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In mathematics and statistics, Skorokhod's representation theorem is a result that shows that a weakly convergent sequence of probability measures whose limit measure is sufficiently well-behaved can be represented as the distribution/law of a sequence of random variables defined on a common probability space. It is named for the Ukrainian mathematician A.V. Skorokhod.
## Statement of the theorem

## References

Let μ_{n}, n ∈ N be a sequence of probability measures on a topological space S; suppose that μ_{n} converges weakly to some probability measure μ on S as n → ∞. Suppose also that the support of μ is separable. Then there exist random variables X_{n}, X defined on a common probability space (Ω, F, P) such that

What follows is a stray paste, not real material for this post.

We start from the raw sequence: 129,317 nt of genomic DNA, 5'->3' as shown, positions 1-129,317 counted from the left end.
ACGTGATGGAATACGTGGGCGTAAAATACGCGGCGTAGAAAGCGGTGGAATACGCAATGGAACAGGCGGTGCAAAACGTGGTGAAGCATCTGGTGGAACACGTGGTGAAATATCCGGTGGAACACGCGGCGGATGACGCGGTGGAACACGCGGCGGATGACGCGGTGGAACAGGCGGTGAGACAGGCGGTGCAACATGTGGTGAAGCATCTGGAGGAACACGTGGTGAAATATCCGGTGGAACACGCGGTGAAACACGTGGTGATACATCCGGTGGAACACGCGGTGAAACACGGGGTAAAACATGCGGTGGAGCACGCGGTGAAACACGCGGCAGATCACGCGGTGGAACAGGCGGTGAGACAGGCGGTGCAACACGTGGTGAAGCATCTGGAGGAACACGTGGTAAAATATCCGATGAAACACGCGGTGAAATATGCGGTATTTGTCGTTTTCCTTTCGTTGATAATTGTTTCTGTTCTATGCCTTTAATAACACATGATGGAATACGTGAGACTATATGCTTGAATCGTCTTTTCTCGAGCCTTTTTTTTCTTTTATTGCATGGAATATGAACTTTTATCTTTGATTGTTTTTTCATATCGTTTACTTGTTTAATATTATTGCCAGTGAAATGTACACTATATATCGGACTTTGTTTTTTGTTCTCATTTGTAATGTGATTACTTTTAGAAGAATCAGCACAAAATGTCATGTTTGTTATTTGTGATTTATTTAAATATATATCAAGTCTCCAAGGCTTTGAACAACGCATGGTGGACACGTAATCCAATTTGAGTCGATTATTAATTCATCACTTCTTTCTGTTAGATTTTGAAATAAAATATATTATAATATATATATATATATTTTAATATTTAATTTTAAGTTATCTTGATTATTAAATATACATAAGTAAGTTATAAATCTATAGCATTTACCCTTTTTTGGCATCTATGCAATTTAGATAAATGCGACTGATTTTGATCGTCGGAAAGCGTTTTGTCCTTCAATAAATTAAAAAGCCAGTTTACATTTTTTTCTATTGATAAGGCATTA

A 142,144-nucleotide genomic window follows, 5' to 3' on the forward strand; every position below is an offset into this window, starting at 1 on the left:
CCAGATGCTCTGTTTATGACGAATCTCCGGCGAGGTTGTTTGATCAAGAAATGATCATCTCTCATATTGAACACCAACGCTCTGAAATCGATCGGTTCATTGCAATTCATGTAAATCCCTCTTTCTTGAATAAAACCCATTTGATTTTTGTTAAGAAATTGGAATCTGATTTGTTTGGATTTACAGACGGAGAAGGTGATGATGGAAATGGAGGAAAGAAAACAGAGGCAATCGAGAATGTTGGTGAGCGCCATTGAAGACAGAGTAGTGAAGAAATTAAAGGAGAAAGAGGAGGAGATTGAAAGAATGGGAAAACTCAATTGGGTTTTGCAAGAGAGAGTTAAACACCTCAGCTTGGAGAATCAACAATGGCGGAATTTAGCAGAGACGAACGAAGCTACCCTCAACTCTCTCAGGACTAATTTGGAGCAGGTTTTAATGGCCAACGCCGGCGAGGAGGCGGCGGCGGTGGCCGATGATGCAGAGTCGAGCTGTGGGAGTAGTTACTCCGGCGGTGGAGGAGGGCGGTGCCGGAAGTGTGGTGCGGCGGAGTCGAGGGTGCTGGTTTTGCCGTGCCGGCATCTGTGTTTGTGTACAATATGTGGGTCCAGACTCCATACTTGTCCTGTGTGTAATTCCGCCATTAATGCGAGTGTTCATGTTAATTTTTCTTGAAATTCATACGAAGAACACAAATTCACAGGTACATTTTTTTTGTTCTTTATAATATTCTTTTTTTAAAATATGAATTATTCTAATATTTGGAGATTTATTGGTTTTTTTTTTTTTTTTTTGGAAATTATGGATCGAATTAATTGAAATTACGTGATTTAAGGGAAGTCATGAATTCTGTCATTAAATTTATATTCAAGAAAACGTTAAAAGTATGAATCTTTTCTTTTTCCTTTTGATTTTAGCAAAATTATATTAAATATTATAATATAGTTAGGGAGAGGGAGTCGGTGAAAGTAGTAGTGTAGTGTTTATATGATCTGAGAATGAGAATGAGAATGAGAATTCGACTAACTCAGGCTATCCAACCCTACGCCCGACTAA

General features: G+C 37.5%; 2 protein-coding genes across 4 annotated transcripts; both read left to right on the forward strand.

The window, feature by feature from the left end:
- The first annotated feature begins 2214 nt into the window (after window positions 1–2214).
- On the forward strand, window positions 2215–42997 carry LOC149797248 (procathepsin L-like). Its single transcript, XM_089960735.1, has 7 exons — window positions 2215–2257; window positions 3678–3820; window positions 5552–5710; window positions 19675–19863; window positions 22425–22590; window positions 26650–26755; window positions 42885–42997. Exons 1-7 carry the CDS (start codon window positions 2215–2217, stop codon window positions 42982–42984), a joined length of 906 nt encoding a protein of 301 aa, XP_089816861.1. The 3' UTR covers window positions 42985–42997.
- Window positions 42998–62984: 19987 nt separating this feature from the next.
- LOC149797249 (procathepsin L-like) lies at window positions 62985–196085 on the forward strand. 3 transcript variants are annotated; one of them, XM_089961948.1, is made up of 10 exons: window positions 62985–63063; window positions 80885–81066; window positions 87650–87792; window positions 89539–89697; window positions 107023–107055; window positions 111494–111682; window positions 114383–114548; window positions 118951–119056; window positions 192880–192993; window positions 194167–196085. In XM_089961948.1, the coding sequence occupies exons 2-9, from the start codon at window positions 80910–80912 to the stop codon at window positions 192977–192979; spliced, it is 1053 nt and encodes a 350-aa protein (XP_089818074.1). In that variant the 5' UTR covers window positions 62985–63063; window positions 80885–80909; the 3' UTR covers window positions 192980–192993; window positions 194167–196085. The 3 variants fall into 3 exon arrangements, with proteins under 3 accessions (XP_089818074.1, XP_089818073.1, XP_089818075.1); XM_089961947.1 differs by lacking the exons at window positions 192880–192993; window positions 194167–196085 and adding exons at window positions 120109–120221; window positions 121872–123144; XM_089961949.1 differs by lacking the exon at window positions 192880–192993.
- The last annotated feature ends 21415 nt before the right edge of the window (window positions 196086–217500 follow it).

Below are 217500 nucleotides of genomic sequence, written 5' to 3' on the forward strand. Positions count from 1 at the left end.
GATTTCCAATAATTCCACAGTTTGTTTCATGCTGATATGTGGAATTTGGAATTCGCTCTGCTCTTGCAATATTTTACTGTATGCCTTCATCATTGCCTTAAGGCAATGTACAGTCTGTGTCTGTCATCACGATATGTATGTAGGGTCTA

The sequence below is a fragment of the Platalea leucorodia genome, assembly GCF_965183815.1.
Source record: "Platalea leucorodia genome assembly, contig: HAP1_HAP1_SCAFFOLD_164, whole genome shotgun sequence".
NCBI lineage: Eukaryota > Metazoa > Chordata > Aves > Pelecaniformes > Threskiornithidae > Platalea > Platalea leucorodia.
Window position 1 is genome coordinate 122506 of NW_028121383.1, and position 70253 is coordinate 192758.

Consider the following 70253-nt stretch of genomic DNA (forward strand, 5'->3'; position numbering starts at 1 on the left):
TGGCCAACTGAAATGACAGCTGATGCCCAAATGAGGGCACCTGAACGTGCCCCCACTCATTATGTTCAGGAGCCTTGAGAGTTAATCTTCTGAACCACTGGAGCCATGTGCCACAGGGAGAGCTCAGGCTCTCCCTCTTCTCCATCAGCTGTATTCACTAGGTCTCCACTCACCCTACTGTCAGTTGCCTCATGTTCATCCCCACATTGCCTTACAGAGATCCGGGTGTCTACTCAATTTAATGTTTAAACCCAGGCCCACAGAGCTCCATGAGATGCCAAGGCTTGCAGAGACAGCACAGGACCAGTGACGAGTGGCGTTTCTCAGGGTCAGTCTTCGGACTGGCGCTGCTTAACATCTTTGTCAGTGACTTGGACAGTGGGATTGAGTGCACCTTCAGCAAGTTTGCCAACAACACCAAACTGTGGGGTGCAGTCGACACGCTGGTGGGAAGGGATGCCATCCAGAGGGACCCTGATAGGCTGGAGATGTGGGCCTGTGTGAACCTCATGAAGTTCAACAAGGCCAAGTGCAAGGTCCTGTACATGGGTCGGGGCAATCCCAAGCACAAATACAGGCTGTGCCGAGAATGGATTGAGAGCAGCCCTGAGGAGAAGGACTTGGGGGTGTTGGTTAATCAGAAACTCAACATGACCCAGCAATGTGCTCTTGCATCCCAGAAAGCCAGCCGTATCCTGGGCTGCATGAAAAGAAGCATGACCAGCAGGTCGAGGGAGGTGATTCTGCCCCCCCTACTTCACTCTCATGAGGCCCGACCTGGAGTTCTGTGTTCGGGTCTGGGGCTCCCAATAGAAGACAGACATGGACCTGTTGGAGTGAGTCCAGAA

- (X
_{n})_{∗}(P) = μ_{n}(i.e. μ_{n}is the distribution/law of X_{n}); - X
_{∗}(P) = μ (i.e. μ is the distribution/law of X); and - X
_{n}(ω) → X(ω) as n → ∞ for every ω ∈ Ω.

- Billingsley, Patrick (1999).
*Convergence of Probability Measures*. New York: John Wiley & Sons, Inc.. (see theorem 29.6)

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Last updated on Saturday February 16, 2008 at 10:06:57 PST (GMT -0800)

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